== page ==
Walking at the Walled City
“We are retracing Rizal’s steps,” Jo, the pilot of this trip, informed. I could not catch the drift. We were at the arc that says Intramuros.
“Yes, Rizal walked his way to Luneta, his deathbed, from Fort Santiago,” she further informed.
“Where is Fort Santiago?” I idiotically asked, looking at the arc again.
“At the end of Intramuros.” She smiled.
My excuse for not knowing was namayabas ko pag-discuss anas among maestra (I went guava-searching when our teacher discussed that). The walk from Luneta, Intramuros, and Fort Santiago felt like going through a forgotten history book.
I could feel the everyday histories in Rizal Park; but it is the old, the half-forgotten—if not totally forgotten—that plays with one’s vision in Intramuros.
What is within the walls must not go out and must be dealt with, with the utmost secrecy. For any versifiers and metaphor lovers, within the walls sends creative signals to one’s head: the more hidden it sounds, the more the curious desires to uncover it. After all, walls lead to the invention of eavesdropping.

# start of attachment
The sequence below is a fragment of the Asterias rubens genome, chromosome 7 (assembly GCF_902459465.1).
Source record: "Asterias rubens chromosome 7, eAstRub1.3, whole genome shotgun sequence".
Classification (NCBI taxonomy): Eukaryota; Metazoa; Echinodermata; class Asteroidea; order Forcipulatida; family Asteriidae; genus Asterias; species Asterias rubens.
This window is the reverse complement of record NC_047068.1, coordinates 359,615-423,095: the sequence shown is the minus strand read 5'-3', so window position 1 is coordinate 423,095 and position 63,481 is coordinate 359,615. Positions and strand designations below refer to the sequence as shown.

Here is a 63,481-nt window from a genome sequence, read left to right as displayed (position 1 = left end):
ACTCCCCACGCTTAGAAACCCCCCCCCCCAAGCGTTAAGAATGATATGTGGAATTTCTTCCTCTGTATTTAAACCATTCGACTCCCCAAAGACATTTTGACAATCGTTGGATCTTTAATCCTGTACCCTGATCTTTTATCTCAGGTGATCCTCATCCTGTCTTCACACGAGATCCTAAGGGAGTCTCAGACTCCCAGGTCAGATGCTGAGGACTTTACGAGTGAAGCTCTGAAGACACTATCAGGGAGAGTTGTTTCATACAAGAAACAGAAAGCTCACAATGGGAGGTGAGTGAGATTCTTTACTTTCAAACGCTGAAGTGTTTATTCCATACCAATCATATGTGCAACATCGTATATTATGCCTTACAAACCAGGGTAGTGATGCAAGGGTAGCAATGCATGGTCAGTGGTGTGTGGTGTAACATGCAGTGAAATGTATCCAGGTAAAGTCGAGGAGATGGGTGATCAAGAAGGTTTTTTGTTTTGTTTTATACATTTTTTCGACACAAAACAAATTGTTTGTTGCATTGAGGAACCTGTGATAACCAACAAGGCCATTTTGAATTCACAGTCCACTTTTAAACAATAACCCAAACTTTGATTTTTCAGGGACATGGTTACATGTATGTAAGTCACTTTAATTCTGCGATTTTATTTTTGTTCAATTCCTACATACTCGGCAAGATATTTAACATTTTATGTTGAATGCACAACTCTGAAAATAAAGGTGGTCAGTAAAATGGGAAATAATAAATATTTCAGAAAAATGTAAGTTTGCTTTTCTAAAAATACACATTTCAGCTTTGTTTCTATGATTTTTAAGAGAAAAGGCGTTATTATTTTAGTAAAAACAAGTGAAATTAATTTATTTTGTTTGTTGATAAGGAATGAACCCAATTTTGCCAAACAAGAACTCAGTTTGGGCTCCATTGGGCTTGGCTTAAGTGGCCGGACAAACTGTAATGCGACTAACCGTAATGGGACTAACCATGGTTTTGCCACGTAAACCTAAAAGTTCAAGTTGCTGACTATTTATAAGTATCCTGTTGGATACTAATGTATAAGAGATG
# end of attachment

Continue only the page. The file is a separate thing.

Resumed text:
“Kon magbaha, taas kaayong tubig dinhi,” Jo said, who used to live and work in Manila before moving back in Cebu. We were sitting on the steps in front of an old building with Manila Cathedral on our right, waiting for our two companions, who took turns in capturing pictures of themselves in every corner.
“Mura lagi’g sirado ang simbahan,” I said.
“Ayuhunon na siya. Gitiwasan sa linog.” It was discovered that the cathedral had structural problems. Coincidentally, it was closed a day after the shocking 6.9 earthquake that hit the Visayan region last year.
It seems that the walled city is the place where the old is on the brink of dilapidation. Everything looked either gray or brown. But the beauty of an old city resides in its grayness or brownness: the uncertainty that it will thrive amid ruins or resign itself to utter downfall.